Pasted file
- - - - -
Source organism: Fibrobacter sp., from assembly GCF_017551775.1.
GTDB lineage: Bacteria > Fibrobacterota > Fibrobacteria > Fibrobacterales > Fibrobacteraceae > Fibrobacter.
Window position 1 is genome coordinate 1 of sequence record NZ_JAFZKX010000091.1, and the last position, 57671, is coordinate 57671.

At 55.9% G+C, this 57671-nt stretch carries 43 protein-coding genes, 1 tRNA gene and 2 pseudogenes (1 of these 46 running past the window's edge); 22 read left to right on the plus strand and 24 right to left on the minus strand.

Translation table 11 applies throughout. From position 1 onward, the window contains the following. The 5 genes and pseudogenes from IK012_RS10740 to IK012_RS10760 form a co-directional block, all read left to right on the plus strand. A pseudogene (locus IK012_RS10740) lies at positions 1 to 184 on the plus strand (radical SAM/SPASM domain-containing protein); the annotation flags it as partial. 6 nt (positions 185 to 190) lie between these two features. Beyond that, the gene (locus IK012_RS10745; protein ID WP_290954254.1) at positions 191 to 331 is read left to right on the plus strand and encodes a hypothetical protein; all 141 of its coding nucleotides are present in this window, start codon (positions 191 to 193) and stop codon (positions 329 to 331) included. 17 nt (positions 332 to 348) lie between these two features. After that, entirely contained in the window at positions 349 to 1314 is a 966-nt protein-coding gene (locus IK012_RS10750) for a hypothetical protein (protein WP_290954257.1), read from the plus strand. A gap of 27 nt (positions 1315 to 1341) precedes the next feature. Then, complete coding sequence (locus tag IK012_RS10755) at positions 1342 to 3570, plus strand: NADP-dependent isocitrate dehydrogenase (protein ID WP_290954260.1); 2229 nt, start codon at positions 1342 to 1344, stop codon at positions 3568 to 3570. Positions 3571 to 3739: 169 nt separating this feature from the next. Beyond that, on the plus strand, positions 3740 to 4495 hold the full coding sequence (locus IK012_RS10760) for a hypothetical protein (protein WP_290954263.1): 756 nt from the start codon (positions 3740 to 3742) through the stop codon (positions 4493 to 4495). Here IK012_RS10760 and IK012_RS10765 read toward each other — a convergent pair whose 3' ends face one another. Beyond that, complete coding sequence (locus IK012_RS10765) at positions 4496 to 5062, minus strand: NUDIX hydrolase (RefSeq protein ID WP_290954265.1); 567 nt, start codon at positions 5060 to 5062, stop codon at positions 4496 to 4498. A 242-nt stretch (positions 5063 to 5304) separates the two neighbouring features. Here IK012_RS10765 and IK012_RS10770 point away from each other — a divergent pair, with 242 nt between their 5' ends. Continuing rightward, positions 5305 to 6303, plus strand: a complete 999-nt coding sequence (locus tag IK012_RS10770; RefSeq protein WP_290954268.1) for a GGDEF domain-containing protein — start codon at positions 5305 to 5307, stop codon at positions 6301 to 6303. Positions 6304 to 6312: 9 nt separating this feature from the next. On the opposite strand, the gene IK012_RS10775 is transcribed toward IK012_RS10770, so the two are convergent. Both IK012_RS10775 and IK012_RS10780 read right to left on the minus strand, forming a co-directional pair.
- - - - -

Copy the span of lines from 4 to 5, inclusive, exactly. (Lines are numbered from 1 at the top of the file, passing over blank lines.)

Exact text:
At 55.9% G+C, this 57671-nt stretch carries 43 protein-coding genes, 1 tRNA gene and 2 pseudogenes (1 of these 46 running past the window's edge); 22 read left to right on the plus strand and 24 right to left on the minus strand.

Translation table 11 applies throughout. From position 1 onward, the window contains the following. The 5 genes and pseudogenes from IK012_RS10740 to IK012_RS10760 form a co-directional block, all read left to right on the plus strand. A pseudogene (locus IK012_RS10740) lies at positions 1 to 184 on the plus strand (radical SAM/SPASM domain-containing protein); the annotation flags it as partial. 6 nt (positions 185 to 190) lie between these two features. Beyond that, the gene (locus IK012_RS10745; protein ID WP_290954254.1) at positions 191 to 331 is read left to right on the plus strand and encodes a hypothetical protein; all 141 of its coding nucleotides are present in this window, start codon (positions 191 to 193) and stop codon (positions 329 to 331) included. 17 nt (positions 332 to 348) lie between these two features. After that, entirely contained in the window at positions 349 to 1314 is a 966-nt protein-coding gene (locus IK012_RS10750) for a hypothetical protein (protein WP_290954257.1), read from the plus strand. A gap of 27 nt (positions 1315 to 1341) precedes the next feature. Then, complete coding sequence (locus tag IK012_RS10755) at positions 1342 to 3570, plus strand: NADP-dependent isocitrate dehydrogenase (protein ID WP_290954260.1); 2229 nt, start codon at positions 1342 to 1344, stop codon at positions 3568 to 3570. Positions 3571 to 3739: 169 nt separating this feature from the next. Beyond that, on the plus strand, positions 3740 to 4495 hold the full coding sequence (locus IK012_RS10760) for a hypothetical protein (protein WP_290954263.1): 756 nt from the start codon (positions 3740 to 3742) through the stop codon (positions 4493 to 4495). Here IK012_RS10760 and IK012_RS10765 read toward each other — a convergent pair whose 3' ends face one another. Beyond that, complete coding sequence (locus IK012_RS10765) at positions 4496 to 5062, minus strand: NUDIX hydrolase (RefSeq protein ID WP_290954265.1); 567 nt, start codon at positions 5060 to 5062, stop codon at positions 4496 to 4498. A 242-nt stretch (positions 5063 to 5304) separates the two neighbouring features. Here IK012_RS10765 and IK012_RS10770 point away from each other — a divergent pair, with 242 nt between their 5' ends. Continuing rightward, positions 5305 to 6303, plus strand: a complete 999-nt coding sequence (locus tag IK012_RS10770; RefSeq protein WP_290954268.1) for a GGDEF domain-containing protein — start codon at positions 5305 to 5307, stop codon at positions 6301 to 6303. Positions 6304 to 6312: 9 nt separating this feature from the next. On the opposite strand, the gene IK012_RS10775 is transcribed toward IK012_RS10770, so the two are convergent. Both IK012_RS10775 and IK012_RS10780 read right to left on the minus strand, forming a co-directional pair.